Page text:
Free Shipping on orders over $60 in Canada


Your Cart is Empty

Hair & Body
  • Outdoors
  • Handmade Axes

  • Fixed Blade Knives

  • Shaving
  • Shaving Kits

  • Gift Cards

  • Every Day Carry
  • Pocket Knives

  • Secrid Wallets

  • beards
  • Beard Oils & Balms

  • Beard Care Kits

  • Shaving Cream V.S. Shaving Soap: What's the difference?

    August 19, 2021 3 min read

    Shaving Cream V.S. Shaving Soap: What's the difference?

    The first part of a good shave is face preparation – the creation of a luxurious shaving lather with your favourite brush and bowl – using either a shaving soap or a shaving cream.

    We often have folks ask, “Soap – cream. What’s the difference?”

    As a user, here are some pointers and facts to help you tell the difference, and choose the right one for you.

    Castel Forbes makes some of the best shaving cream in the world!

    Shaving Cream

    The first thing to note is a difference in time to lather. A shaving cream is infused with more moisture and comes up on the brush from the container immediately, providing a quick lather. Gratifying if you’re in a rush. Just dip and lather, it's that easy! Compared to soap, a shaving cream lather tends to hold more moisture. I find it stays hydrated on my skin for longer, and leaves my skin feeling fantastic. It's also much easier to use, if you're a beginner with a brush.

    The trick with shaving cream is to not use too much. A common error with people new to wet-shaving (shaving with a brush and bowl) is packing the brush with cream and using too thick a lather. This can clog your razor, but it also burns through your lovely cream too quickly. You don’t need a lot to make a great deal of lather; a few circles with the brush tip on the cream will load plenty. You control proportions in your shaving mug, you can always add water or more cream but you can't add less. Be conservative to start. The goal is a volume of lather the consistency of whipped cream, you should have stiff peaks that won't run down your face and hands.

    When you lather your cream, you can use a relatively vigorous motion in the shaving bowl and add drops of water in slowly. Continue whipping to thicken it, then lather the cream directly on your face. The result is a thick, cushiony lather that is very easy to use and satisfying to shave with.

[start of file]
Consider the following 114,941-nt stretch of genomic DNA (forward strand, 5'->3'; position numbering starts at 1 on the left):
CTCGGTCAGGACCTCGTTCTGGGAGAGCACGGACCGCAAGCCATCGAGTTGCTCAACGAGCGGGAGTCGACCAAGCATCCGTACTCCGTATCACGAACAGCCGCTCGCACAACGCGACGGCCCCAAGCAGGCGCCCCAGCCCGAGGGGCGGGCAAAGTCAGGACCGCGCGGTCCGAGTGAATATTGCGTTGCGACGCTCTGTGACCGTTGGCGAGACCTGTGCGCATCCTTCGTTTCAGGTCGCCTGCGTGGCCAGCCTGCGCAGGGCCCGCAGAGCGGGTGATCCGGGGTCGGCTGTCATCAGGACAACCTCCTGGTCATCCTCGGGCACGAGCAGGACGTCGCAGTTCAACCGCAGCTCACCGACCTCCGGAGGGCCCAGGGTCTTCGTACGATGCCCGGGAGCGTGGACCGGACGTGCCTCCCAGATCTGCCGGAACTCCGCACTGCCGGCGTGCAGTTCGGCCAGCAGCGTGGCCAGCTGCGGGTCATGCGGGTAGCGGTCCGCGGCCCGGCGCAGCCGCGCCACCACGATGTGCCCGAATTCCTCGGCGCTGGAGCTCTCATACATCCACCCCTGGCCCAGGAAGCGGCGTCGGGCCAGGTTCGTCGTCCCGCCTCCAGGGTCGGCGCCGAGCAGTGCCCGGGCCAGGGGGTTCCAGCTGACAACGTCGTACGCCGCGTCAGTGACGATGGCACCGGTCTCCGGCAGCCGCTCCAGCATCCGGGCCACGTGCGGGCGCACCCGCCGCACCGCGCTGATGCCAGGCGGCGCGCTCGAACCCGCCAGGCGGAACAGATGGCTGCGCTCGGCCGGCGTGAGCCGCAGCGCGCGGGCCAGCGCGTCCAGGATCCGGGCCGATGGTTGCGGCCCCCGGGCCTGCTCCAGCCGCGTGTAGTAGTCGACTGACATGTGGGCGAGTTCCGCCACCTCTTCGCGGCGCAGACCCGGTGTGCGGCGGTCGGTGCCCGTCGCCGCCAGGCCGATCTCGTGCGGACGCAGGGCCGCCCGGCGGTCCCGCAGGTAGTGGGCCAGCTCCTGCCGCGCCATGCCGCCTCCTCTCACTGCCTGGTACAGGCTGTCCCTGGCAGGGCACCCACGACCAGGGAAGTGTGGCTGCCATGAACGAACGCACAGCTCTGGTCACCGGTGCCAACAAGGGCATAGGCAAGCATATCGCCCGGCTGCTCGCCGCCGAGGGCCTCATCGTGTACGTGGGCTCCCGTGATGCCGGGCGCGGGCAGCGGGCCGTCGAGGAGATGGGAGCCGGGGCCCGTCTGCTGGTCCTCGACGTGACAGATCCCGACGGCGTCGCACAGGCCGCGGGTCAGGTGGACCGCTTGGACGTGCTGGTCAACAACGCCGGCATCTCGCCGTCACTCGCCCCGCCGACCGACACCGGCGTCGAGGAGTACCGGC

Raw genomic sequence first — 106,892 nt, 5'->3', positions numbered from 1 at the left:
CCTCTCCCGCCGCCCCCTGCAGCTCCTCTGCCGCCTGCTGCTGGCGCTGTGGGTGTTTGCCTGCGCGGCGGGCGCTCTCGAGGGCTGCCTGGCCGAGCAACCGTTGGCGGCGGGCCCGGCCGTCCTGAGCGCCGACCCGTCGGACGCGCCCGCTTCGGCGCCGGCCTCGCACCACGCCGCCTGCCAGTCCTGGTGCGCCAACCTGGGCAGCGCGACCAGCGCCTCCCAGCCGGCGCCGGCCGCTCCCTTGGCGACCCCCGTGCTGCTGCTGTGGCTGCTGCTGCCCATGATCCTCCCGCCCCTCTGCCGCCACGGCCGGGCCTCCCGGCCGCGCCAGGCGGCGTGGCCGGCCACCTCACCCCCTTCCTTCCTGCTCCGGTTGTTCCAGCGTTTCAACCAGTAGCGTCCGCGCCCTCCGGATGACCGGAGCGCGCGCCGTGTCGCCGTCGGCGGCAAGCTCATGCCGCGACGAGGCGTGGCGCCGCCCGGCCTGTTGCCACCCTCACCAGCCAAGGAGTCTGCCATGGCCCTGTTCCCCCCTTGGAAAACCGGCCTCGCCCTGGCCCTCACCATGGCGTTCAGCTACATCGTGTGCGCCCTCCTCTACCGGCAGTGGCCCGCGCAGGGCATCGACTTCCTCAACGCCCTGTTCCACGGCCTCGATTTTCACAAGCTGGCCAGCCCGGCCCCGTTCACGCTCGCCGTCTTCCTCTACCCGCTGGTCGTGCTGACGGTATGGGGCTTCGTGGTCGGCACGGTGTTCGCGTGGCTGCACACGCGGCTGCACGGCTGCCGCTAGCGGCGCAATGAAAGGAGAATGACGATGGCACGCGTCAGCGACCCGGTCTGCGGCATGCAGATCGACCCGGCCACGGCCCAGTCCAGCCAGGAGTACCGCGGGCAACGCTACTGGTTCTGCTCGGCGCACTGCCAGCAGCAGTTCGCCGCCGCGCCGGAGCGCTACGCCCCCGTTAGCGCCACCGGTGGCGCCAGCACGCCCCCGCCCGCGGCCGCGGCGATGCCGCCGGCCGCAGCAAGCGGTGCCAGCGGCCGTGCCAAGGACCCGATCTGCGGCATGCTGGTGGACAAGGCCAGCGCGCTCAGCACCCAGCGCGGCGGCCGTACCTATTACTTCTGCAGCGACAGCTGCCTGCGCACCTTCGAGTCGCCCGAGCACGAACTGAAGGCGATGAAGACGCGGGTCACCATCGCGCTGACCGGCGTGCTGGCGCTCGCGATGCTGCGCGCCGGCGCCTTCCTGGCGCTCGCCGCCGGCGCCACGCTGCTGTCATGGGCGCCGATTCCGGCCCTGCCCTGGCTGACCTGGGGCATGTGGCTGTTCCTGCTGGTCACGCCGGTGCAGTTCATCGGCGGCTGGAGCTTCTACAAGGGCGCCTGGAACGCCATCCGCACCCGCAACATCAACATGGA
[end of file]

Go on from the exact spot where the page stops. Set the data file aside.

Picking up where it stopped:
Like Grandpa make a rich, luxurious shaving soap with recyclable packaging in Edmonton, AB!

    Shaving Soap

    Soaps are harder in texture and require a bit of work to pick up on the brush, but they provide a more robust lubricating layer than creams. Make your life easier by plashing a little water on the puck and let it sit for a few minutes - it'll lather much easier. Also, some people prefer soaps as the scents are usually less potent and they typically last 2-3 times longer than a tub of shaving cream. With a soap you will load your brush quite generously right on the puck, then build the actual lather directly on your skin. You’ll want to add water occasionally until you get the right texture, the result should be dense and smooth to shave with. It takes more work to master, but the result is a rewarding shave.

    I enjoy the time spent making lather from a solid shaving soap, yet it’s easy to appreciate the quick-lather nature of a quality shave cream. I use a cream with my safety razor when I'm in more of a hurry, and a soap when I'm taking my time using the straight razor. I highly recommend trying both, and figuring out your preference for yourself. That said if you're looking for a zero-waste shave, many shaving soaps come in re-fillable wooden bowls or metal containers that can be re-used or recycled.

    The Brush

    The tool you use to lather your product will dictate its quality almost as much as its composition. While any brush is better than none, badger is always best. Badger bristles hold water well, are soft enough to treat your skin right but are stiff enough to scrub a dense soap or whip up a nice lather with a cream. The best badger brushes are silvertip. They feature a stiff backbone that exfoliates your skin and softens your hair, while the soft tips keep the brush feeling pleasant to the touch.

    Soaps lather best with a stiffer brush – and the creams lend themselves well to any brush, a good choice if you’re using synthetic. If you're like me, it's a  perfect case for having more than one brush – you can experiment with any soap or cream you please.

    Ultimately, it's most fun to have a selection to choose on based on mood, season or time of day. This is where shaving becomes fun.

    Browse Shaving Creams and Soaps

    Browse Shaving Brushes